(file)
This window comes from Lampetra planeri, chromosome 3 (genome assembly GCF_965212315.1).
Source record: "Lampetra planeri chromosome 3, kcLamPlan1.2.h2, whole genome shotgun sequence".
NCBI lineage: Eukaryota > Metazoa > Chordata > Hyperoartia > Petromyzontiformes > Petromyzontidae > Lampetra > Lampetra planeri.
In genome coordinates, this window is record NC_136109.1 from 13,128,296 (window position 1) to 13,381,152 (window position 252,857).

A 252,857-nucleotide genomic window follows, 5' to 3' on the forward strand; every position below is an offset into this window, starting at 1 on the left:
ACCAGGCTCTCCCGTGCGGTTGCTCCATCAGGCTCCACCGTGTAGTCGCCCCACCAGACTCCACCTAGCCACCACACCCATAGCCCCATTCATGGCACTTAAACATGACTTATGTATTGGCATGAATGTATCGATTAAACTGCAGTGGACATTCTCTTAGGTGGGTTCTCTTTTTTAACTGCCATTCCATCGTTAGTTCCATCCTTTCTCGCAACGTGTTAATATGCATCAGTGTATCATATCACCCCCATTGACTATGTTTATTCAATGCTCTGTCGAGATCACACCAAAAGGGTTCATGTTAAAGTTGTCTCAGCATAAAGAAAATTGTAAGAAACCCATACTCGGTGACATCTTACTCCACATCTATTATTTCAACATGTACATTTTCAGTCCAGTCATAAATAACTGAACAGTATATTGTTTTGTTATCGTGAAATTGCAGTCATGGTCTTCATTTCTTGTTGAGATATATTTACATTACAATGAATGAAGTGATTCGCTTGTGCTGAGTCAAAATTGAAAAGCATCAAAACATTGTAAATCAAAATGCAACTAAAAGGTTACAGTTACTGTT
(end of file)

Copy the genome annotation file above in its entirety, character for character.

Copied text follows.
This window comes from Lampetra planeri, chromosome 3 (genome assembly GCF_965212315.1).
Source record: "Lampetra planeri chromosome 3, kcLamPlan1.2.h2, whole genome shotgun sequence".
NCBI lineage: Eukaryota > Metazoa > Chordata > Hyperoartia > Petromyzontiformes > Petromyzontidae > Lampetra > Lampetra planeri.
In genome coordinates, this window is record NC_136109.1 from 13,128,296 (window position 1) to 13,381,152 (window position 252,857).

A 252,857-nucleotide genomic window follows, 5' to 3' on the forward strand; every position below is an offset into this window, starting at 1 on the left:
ACCAGGCTCTCCCGTGCGGTTGCTCCATCAGGCTCCACCGTGTAGTCGCCCCACCAGACTCCACCTAGCCACCACACCCATAGCCCCATTCATGGCACTTAAACATGACTTATGTATTGGCATGAATGTATCGATTAAACTGCAGTGGACATTCTCTTAGGTGGGTTCTCTTTTTTAACTGCCATTCCATCGTTAGTTCCATCCTTTCTCGCAACGTGTTAATATGCATCAGTGTATCATATCACCCCCATTGACTATGTTTATTCAATGCTCTGTCGAGATCACACCAAAAGGGTTCATGTTAAAGTTGTCTCAGCATAAAGAAAATTGTAAGAAACCCATACTCGGTGACATCTTACTCCACATCTATTATTTCAACATGTACATTTTCAGTCCAGTCATAAATAACTGAACAGTATATTGTTTTGTTATCGTGAAATTGCAGTCATGGTCTTCATTTCTTGTTGAGATATATTTACATTACAATGAATGAAGTGATTCGCTTGTGCTGAGTCAAAATTGAAAAGCATCAAAACATTGTAAATCAAAATGCAACTAAAAGGTTACAGTTACTGTT